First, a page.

Those who understand gold’s role can certainly prepare and protect themselves, but as always…
In this June 2022 MAMChat, Matterhorn Asset Management principals, Egon von Greyerz and Matthew Piepenburg, swap thoughts on the bearish decline of U.S. risk assets along side an equally painful rise in inflationary forces. Matthew opens with an overview of current market conditions, recognizing early that there are very few places left to hide as equity exchanges dip well into bearish losses YTD. As for the -25% average losses across the S&P, NASDAQ and DOW, Matthew warns that equity markets are far from a bottom. Turning to bonds and cryptos, the conditions are no better. Cryptos as a class have effectively tanked by greater than 70% this far into 2022 from their 2021 highs; and turning to bonds, the story is no less disturbing as “fixed-income” has effectively been reduced to “no-income” when adjusting bond yields/returns against rising inflation. Property markets are equally in the red as troubled MBS markets along with central bank policies send mortgage rates higher. In short: The bubble popping has begun, as forewarned. Matthew discusses how gold has served investors as an anti-fragile asset in a global market of otherwise highly fragile securities.
Turning to the broader macro mess, Egon addresses the twin dangers of rising debt and inflation levels and remarks on the genuine concern felt for all investors caught in this sell-off which he feels has only just begun. Ultimately, Egon sees 70% to 90% falls from prior stock highs before the full ramifications of this predictable yet “total disaster” play out. In the interim, average citizens will continue to feel the pain of increasingly unaffordable yet basic items like food and energy, which is tragic, yet sadly, all part of the debt-to-bust cycles which policy makers have followed throughout history. For now, it is important for investors and individuals of all income and market expertise levels to fully grasp the otherwise unfathomable magnitude of financial/economic risk at play today.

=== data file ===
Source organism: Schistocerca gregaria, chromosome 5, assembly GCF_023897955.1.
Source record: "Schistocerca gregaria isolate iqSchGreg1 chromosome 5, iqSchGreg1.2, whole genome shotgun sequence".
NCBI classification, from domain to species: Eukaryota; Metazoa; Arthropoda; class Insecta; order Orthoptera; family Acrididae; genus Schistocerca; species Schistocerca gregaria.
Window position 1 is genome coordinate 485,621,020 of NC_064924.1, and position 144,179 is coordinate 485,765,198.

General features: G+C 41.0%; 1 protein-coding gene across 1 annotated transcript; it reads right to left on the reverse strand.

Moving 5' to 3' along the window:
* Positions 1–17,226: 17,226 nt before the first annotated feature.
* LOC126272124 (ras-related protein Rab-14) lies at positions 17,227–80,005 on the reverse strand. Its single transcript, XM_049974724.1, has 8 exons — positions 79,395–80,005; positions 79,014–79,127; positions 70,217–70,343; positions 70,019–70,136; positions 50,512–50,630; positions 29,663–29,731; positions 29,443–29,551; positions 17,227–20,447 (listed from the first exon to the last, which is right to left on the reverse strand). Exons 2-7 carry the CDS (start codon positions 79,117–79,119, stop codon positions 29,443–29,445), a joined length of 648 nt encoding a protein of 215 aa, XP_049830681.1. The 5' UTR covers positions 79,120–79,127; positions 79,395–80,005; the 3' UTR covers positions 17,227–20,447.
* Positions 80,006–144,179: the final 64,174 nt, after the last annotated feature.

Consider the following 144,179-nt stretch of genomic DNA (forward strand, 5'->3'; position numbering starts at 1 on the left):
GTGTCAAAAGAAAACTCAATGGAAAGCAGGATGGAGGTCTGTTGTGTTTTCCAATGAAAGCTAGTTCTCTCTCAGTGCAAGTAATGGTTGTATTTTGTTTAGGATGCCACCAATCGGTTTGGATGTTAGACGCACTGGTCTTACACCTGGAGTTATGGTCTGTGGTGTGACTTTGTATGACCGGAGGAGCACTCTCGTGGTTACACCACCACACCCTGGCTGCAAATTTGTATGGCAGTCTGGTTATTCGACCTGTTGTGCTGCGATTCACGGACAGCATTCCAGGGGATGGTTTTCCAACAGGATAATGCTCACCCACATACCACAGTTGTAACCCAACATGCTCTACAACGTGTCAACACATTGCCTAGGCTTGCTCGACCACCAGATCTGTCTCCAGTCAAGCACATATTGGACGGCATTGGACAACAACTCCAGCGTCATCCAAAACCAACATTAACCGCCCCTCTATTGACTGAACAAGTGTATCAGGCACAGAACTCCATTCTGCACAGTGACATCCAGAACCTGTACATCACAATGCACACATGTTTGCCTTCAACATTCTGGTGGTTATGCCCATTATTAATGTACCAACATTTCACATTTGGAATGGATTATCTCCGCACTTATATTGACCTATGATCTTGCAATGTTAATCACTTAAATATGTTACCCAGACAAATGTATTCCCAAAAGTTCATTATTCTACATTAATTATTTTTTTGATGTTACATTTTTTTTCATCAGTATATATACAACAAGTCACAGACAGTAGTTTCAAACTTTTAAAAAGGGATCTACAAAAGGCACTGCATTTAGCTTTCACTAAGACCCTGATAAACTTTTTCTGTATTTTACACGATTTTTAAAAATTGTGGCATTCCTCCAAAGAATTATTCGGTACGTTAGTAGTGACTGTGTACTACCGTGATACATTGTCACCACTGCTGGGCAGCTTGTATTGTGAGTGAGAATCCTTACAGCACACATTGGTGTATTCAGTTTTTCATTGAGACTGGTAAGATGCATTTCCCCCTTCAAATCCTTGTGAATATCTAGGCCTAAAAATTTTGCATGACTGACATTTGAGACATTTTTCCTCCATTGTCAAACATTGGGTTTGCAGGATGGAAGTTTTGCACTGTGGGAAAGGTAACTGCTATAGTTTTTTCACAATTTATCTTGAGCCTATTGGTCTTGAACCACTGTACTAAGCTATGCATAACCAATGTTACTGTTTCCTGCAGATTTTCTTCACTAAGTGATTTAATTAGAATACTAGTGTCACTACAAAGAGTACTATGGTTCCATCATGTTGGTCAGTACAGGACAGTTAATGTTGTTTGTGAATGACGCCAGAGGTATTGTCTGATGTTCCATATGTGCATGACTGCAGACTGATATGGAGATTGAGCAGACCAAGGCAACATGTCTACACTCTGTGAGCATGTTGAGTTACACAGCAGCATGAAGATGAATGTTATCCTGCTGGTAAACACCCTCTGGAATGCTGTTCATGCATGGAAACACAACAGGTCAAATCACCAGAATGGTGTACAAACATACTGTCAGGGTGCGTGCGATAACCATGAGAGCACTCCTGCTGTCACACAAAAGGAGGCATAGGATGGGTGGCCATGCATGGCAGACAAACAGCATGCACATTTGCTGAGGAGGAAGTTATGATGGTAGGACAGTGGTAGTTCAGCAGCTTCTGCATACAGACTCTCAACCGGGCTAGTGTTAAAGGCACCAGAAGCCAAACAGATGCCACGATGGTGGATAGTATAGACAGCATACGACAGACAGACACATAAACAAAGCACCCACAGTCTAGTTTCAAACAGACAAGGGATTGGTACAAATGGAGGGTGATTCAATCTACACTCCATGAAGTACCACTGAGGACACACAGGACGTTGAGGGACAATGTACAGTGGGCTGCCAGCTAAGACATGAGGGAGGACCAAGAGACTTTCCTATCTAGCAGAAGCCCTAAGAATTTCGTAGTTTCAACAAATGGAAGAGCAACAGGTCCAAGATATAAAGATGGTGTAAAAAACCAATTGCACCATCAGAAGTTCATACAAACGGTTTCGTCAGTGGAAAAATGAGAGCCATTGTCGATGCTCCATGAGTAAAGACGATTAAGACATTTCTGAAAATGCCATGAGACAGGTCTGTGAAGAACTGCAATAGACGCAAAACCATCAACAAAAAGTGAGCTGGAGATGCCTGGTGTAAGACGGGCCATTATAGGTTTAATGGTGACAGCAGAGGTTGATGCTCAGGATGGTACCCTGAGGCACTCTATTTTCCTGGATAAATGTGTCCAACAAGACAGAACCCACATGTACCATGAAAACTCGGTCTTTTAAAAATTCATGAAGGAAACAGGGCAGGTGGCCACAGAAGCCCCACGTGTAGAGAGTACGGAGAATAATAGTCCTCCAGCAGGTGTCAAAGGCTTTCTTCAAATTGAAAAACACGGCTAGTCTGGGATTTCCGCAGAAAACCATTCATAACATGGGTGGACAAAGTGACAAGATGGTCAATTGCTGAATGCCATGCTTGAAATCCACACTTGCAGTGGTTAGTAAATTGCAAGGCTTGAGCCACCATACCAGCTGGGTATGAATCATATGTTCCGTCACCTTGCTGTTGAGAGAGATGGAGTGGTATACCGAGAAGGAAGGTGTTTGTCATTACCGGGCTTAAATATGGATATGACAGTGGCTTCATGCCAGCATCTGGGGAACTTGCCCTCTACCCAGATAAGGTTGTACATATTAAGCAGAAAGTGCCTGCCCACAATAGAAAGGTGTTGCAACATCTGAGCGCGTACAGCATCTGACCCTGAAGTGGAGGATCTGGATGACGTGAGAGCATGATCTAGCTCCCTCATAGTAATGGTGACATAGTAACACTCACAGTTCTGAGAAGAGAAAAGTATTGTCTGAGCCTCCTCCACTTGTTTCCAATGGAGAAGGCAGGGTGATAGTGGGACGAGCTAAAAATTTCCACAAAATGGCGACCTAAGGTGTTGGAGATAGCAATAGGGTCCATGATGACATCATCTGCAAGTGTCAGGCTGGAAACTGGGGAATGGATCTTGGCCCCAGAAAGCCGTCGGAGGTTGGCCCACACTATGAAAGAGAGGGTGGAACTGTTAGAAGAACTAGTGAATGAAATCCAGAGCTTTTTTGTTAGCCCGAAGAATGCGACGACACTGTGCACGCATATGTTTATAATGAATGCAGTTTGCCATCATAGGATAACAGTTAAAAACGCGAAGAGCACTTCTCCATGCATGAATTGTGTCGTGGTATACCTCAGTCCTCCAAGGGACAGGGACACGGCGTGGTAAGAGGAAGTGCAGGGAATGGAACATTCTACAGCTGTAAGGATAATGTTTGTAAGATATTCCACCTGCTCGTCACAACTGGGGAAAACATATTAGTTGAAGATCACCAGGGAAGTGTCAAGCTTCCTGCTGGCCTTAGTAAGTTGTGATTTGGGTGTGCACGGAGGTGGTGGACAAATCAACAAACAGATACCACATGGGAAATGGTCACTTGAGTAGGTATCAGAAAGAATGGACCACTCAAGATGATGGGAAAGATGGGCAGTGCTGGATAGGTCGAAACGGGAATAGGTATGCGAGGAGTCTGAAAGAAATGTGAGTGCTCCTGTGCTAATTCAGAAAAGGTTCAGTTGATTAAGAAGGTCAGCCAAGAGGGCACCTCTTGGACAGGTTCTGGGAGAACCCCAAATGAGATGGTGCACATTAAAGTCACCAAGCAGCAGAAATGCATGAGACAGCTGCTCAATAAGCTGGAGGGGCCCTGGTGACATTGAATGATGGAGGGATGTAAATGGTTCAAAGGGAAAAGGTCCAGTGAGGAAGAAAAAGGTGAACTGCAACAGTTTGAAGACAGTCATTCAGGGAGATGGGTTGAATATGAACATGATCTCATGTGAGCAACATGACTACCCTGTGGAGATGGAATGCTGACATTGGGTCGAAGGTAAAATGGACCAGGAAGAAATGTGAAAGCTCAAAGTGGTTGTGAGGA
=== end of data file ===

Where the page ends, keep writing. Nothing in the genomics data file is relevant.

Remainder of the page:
On a more positive note, Egon and Matthew close with a brief discussion of their recently published book, Gold Matters. As both authors remind here as well as in the book, gold certainly does matter, but it won’t save the world from what’s present and approaching. Those who understand gold’s role can certainly prepare and protect themselves, but as always, the greatest wealth is not measured in currencies or ounces or grams, but in family, friends and the invisible wealth of sharing with others.